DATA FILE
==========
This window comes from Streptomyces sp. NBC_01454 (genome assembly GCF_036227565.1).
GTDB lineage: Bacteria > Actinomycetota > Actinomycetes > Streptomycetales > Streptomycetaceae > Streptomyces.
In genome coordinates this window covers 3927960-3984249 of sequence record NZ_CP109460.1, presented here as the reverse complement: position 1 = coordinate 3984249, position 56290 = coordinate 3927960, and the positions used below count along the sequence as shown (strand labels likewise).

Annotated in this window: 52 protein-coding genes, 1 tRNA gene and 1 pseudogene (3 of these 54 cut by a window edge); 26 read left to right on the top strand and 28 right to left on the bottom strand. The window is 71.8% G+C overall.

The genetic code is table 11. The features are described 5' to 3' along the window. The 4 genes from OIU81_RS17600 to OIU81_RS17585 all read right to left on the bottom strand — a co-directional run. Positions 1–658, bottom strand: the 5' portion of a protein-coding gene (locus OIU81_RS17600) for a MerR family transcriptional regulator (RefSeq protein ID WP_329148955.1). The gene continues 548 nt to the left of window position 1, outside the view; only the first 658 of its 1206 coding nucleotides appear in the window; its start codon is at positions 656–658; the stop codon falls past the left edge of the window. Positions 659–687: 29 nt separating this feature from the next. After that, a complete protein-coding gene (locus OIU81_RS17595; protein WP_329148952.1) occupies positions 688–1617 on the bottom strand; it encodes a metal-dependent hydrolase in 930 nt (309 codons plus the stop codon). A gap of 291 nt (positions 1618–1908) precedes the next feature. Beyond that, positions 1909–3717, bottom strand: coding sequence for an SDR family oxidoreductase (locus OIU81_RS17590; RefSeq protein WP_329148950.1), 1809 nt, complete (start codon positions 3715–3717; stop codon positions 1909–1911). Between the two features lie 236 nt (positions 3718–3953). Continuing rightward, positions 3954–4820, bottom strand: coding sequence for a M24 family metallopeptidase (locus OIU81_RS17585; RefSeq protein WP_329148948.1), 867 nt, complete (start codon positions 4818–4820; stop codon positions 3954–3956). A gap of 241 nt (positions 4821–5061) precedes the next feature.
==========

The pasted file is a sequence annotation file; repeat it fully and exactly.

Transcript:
This window comes from Streptomyces sp. NBC_01454 (genome assembly GCF_036227565.1).
GTDB lineage: Bacteria > Actinomycetota > Actinomycetes > Streptomycetales > Streptomycetaceae > Streptomyces.
In genome coordinates this window covers 3927960-3984249 of sequence record NZ_CP109460.1, presented here as the reverse complement: position 1 = coordinate 3984249, position 56290 = coordinate 3927960, and the positions used below count along the sequence as shown (strand labels likewise).

Annotated in this window: 52 protein-coding genes, 1 tRNA gene and 1 pseudogene (3 of these 54 cut by a window edge); 26 read left to right on the top strand and 28 right to left on the bottom strand. The window is 71.8% G+C overall.

The genetic code is table 11. The features are described 5' to 3' along the window. The 4 genes from OIU81_RS17600 to OIU81_RS17585 all read right to left on the bottom strand — a co-directional run. Positions 1–658, bottom strand: the 5' portion of a protein-coding gene (locus OIU81_RS17600) for a MerR family transcriptional regulator (RefSeq protein ID WP_329148955.1). The gene continues 548 nt to the left of window position 1, outside the view; only the first 658 of its 1206 coding nucleotides appear in the window; its start codon is at positions 656–658; the stop codon falls past the left edge of the window. Positions 659–687: 29 nt separating this feature from the next. After that, a complete protein-coding gene (locus OIU81_RS17595; protein WP_329148952.1) occupies positions 688–1617 on the bottom strand; it encodes a metal-dependent hydrolase in 930 nt (309 codons plus the stop codon). A gap of 291 nt (positions 1618–1908) precedes the next feature. Beyond that, positions 1909–3717, bottom strand: coding sequence for an SDR family oxidoreductase (locus OIU81_RS17590; RefSeq protein WP_329148950.1), 1809 nt, complete (start codon positions 3715–3717; stop codon positions 1909–1911). Between the two features lie 236 nt (positions 3718–3953). Continuing rightward, positions 3954–4820, bottom strand: coding sequence for a M24 family metallopeptidase (locus OIU81_RS17585; RefSeq protein WP_329148948.1), 867 nt, complete (start codon positions 4818–4820; stop codon positions 3954–3956). A gap of 241 nt (positions 4821–5061) precedes the next feature.